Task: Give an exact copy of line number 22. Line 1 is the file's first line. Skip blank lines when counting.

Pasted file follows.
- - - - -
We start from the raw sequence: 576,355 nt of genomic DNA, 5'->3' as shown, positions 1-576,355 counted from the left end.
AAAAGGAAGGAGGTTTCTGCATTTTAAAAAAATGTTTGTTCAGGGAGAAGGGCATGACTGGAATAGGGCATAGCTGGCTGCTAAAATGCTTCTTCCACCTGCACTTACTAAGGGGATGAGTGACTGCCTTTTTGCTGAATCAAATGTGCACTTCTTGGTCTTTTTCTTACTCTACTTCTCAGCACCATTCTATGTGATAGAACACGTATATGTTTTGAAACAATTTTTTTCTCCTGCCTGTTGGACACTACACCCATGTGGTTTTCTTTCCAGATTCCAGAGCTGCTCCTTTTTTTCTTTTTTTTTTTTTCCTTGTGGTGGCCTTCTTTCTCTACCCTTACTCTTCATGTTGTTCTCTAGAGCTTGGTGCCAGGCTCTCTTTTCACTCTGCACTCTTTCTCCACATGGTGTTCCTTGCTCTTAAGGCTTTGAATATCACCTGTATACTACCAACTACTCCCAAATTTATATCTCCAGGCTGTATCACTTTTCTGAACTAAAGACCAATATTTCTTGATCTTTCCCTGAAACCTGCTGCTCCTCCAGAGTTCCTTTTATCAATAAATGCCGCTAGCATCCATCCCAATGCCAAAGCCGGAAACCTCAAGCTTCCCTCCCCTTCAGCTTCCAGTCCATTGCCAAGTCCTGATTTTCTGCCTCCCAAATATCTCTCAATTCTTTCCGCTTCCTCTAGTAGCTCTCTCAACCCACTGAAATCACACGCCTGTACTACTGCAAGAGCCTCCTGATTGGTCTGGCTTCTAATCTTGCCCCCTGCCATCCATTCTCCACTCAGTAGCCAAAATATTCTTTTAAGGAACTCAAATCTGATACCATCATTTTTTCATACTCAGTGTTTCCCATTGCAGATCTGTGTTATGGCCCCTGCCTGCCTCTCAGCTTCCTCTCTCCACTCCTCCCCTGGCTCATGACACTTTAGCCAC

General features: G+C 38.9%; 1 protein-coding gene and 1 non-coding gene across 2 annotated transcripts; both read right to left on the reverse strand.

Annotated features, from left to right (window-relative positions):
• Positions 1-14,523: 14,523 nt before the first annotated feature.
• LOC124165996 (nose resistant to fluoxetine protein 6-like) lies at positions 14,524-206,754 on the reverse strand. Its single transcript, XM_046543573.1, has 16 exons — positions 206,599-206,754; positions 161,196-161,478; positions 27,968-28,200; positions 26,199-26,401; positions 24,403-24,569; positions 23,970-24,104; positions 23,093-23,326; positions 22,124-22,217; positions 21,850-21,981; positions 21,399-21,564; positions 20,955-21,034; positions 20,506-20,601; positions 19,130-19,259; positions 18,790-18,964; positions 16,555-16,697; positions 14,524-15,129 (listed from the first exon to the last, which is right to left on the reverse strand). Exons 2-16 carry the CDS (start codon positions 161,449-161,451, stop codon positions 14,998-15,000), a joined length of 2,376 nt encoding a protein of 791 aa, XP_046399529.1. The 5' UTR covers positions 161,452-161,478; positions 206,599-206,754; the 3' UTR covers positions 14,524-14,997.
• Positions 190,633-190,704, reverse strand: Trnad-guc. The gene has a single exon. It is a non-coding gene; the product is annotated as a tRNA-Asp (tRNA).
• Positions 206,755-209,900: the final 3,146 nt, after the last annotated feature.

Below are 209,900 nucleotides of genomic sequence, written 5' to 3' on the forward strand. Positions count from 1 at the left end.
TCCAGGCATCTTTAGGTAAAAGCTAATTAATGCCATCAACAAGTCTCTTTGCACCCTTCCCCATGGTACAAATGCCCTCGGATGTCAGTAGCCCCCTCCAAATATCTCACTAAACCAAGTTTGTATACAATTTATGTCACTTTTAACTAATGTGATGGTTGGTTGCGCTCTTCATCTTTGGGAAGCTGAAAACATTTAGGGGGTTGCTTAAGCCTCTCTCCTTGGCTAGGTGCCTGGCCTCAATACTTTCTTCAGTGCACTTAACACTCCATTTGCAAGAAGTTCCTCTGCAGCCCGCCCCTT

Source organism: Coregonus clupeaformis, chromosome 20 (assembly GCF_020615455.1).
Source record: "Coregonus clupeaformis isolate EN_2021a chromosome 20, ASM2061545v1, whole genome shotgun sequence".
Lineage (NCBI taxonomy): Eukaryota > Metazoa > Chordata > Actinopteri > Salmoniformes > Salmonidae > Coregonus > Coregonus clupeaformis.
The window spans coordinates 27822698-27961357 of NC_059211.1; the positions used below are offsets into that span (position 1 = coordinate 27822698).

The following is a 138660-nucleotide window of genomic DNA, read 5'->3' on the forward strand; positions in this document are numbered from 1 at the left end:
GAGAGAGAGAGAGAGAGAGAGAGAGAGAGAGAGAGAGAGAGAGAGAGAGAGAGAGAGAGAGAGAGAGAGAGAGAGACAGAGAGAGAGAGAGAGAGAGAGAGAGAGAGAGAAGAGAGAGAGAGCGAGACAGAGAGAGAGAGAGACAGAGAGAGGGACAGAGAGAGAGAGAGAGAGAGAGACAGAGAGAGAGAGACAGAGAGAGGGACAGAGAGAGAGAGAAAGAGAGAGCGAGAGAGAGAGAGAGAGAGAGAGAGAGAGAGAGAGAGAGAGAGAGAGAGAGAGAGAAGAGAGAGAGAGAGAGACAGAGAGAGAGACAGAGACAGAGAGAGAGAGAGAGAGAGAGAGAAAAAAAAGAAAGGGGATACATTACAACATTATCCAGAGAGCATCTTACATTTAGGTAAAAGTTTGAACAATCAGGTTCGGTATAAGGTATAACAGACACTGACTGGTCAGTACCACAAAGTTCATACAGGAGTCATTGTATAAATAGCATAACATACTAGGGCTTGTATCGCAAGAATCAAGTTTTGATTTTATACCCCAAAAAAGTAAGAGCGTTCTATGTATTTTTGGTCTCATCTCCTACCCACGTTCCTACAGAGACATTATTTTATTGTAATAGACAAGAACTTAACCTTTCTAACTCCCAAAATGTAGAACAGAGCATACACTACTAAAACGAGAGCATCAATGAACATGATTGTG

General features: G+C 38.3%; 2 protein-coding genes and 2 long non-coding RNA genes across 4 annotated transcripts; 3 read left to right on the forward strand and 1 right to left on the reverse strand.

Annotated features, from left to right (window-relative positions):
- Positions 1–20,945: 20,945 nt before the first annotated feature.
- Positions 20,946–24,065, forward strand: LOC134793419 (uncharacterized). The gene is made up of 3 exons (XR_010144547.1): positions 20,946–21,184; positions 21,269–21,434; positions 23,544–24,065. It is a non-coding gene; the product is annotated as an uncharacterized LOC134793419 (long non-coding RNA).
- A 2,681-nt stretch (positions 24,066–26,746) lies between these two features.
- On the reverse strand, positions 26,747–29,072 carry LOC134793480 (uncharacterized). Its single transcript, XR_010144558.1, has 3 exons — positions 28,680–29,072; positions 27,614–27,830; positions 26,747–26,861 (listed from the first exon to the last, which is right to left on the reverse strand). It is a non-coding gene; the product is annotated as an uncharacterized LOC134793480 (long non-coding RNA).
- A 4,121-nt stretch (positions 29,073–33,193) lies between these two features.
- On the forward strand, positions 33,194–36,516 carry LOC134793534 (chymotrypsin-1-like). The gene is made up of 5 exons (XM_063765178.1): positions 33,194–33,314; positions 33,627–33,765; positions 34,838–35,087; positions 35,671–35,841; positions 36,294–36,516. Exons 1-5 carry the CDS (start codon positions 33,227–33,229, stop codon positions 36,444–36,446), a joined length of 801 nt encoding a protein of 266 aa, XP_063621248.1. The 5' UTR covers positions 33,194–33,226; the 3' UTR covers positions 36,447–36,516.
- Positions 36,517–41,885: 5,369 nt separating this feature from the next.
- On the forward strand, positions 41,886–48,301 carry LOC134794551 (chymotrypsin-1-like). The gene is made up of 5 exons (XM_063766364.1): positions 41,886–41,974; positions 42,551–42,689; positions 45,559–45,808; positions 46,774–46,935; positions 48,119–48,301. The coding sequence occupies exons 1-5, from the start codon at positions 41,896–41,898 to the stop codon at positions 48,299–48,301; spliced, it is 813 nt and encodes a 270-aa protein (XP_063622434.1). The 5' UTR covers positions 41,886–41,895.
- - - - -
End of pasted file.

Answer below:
- On the reverse strand, positions 26,747–29,072 carry LOC134793480 (uncharacterized). Its single transcript, XR_010144558.1, has 3 exons — positions 28,680–29,072; positions 27,614–27,830; positions 26,747–26,861 (listed from the first exon to the last, which is right to left on the reverse strand). It is a non-coding gene; the product is annotated as an uncharacterized LOC134793480 (long non-coding RNA).